One of the most fascinating parts of watching the stimulus bill negotiations from a Maine point of view is the separate, meandering paths our two senators have taken as they've considered the legislation.
Most commentators believe Snowe's will be the easier vote for Democrats to secure, but in the voting so far, it's been Collins who has supported more Democratic amendments to the bill. Here's a graph illustrating their positions relative to other senators from fivethirtyeight.com.
Collins has been an outspoken leader of the group seeking to streamline the bill in order to gain bipartisan support. She's been looking to cut both what she considers wasteful spending and programs in areas like health and education that she believes should be dealt with in other legislation.
In an interview on WLOB yesterday, Collins explained her thinking:
There's some other spending in the bill that is for good programs, but they're not programs that should be jammed into the stimulus package. They should go through the regular appropriations route.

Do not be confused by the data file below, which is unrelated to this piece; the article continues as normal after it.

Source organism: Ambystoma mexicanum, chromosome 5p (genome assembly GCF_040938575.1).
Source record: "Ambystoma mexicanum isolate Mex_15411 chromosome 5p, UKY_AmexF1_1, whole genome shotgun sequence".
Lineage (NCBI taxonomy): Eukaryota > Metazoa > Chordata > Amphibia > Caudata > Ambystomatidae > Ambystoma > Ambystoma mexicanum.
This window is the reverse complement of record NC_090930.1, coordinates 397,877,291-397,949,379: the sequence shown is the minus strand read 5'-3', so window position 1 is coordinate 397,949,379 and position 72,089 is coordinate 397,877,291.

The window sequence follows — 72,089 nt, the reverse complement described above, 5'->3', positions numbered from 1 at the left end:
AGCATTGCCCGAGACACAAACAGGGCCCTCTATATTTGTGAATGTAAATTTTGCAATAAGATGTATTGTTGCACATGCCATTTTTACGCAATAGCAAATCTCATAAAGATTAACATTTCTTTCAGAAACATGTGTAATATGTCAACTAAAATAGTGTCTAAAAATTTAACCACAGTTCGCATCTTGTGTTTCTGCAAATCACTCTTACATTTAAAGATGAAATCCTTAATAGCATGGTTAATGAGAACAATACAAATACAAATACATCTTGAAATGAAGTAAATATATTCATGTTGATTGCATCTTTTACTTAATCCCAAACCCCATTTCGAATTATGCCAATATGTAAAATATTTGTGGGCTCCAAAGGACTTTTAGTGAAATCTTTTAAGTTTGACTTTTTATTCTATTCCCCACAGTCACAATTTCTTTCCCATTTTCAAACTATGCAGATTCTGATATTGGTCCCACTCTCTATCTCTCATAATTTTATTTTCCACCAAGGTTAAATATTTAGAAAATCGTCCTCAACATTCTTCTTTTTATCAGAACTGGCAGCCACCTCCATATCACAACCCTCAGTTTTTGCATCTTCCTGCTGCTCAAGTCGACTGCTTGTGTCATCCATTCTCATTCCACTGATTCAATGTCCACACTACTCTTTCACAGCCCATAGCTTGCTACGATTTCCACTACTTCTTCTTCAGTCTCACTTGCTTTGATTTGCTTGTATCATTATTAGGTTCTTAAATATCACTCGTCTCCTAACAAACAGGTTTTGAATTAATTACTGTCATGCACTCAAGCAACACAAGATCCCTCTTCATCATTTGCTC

Ben Nelson and I[...] we met deep into the night to try to finalize the list of cuts of programs, some of which are very worthy, but don't have anything to do with the goals we put out out.
Sen. Susan Collins, R-Maine, Friday morning circulated a roster proposing $88 billion worth of net cuts from the measure. She proposed eliminating money in the bill for K-12 education while boosting funding for Pentagon operations, facilities and procurement by $13 billion.
almost half of [the cuts] would come from education grants to states, with an additional $13 billion in aid to local school districts for special education and the No Child Left Behind law on the chopping block as well.
Greg Sargent has more details.
I'm not sure why Collins is going after education funding, which is a great idea when you're trying to stimulate the economy. As the Wonk Room put it:
[I]nvestments such as these would be a wise use of stimulus dollars. They would not only prevent states from making potentially debilitating budget cuts, but will also aid America in restoring its competitive academic edge. America’s lead in educational attainment has slipped in recent years, which increased federal aid could help address.
Snowe seems to be on a different (and better) page. She announced today that instead of working with Collins to find education cuts, she'll be working with Democratic leader Harry Reid to eliminate some of the bill's $275 billion in tax cuts.
It appears the bill now won't go to a vote until next week. Plenty of time for Maine's senators to have even more of a say.